A Sabbatical in Leipzig, Adrian Duncan's second novel, is a well-crafted tale but at times it borders on rambling which undermines the emotional weight of what is an entrancing read. 

The plot revolves around Michael, a retired bridge engineer born in a bog-land area of the Irish midlands. The story follows a day in his life in the Spanish city of Bilbao as he reflects on the passing of his girlfriend Catherine, some years beforehand.

Michael has a structured and rigid routine that involves listening to two versions of the same piece of music to his walk down along the same route each day to tour Richard Serra's art exhibit, The Matter of Time, in Bilbao’s famed Guggenheim Museum.

Throughout the course of the day, Duncan transports us from Michael’s contemporary life of solitude to the landscapes of his youth. He also recalls an anguished period spent living with Catherine in the German city of Leipzig.

As the novel progresses the layers of Michael’s character are slowly revealed like the sheets of acetate paper that he places and draws various lines and shapes on. These sit atop an old Polaroid from his youth.

Reading the novel, one cannot help but be immersed in Bilbao as Duncan paints and details the surroundings with intricate but precise strokes. The core locale in the narrative is Michael’s apartment, which becomes a sort of character, being the locus of so much memory and connections with Michael’s past.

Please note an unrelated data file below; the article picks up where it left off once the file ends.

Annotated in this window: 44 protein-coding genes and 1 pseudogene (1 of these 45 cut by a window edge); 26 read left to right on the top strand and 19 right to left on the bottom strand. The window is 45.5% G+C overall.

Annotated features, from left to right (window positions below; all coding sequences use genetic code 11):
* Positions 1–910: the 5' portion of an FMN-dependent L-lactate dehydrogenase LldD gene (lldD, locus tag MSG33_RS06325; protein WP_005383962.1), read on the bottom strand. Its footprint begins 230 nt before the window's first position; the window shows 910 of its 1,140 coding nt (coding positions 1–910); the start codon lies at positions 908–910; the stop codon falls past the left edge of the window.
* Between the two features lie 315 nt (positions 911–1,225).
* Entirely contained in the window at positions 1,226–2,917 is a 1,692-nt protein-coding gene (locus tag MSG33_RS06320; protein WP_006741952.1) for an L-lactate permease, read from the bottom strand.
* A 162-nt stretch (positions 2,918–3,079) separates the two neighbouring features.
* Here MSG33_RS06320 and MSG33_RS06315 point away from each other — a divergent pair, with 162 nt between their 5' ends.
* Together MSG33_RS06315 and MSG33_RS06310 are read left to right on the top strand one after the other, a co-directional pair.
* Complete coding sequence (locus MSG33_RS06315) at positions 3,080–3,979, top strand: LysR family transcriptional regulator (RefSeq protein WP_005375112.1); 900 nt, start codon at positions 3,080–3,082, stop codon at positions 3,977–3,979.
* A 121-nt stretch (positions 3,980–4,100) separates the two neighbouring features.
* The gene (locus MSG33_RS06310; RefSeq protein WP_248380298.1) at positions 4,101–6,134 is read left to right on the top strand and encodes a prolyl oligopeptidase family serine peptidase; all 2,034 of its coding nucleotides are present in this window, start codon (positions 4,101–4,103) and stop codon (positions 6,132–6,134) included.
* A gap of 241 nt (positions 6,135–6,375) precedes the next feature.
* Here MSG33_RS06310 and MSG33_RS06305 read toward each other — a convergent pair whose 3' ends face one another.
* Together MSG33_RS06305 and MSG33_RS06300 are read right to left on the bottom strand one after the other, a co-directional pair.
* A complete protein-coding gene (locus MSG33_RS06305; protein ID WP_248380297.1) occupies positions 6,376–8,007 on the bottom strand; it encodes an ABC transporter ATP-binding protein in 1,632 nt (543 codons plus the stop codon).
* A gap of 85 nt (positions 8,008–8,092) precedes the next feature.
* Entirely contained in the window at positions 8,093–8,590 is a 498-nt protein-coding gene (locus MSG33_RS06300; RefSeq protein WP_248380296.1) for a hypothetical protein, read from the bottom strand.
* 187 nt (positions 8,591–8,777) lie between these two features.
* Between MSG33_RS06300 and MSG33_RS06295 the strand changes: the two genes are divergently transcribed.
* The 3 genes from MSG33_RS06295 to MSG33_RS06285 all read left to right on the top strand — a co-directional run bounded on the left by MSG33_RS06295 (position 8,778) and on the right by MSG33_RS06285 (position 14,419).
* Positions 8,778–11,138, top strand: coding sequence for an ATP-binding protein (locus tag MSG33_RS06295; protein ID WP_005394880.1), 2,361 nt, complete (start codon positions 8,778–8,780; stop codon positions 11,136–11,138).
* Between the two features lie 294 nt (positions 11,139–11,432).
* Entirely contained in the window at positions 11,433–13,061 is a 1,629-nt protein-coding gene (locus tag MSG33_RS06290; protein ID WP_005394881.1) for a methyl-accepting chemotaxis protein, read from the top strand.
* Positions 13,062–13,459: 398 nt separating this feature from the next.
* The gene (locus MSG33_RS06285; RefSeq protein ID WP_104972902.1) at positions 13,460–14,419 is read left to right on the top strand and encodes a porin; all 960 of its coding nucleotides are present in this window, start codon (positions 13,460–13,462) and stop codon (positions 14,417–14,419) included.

His few possessions hold significant resonance. There is his collection of short stories by Robert Walser, along with the porcelain cup and saucer once owned by Catherine and that old Polaroid taken by his deceased brother Allen.

Listen: Adrian Duncan reads from A Sabbatical in Leipzig

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There is a wonderful juxtaposition between his apartment, a place of loneliness and memories, and the city of Bilbao itself that "allows him to forget" - to forget the passing of Catherine. He recalls the titular sabbatical in Leipzig and the suicide of a former colleague. He has a desire to "(to) expire among the shivering trees and be carried away by strangers"

Though the detail is clear and painstaking, portions of the narrative are hindered by prose and description that tends to go on at length and which disturbs the emotional build-up. Repetition and superfluity bog down the pacing and atmosphere that Duncan creates. When this problem does crop up, the reader cannot help but get lost in the detail and lose sight of the story.

Yet A Sabbatical in Leipzig is an entrancing read, one laced with despair, regret and tranquillity. Even after one finishes the final page, its concluding moments will leave one ruminating for a while afterward. It will be hard to forget this examination of time.

Read the extract from A Sabbatical in Leipzig here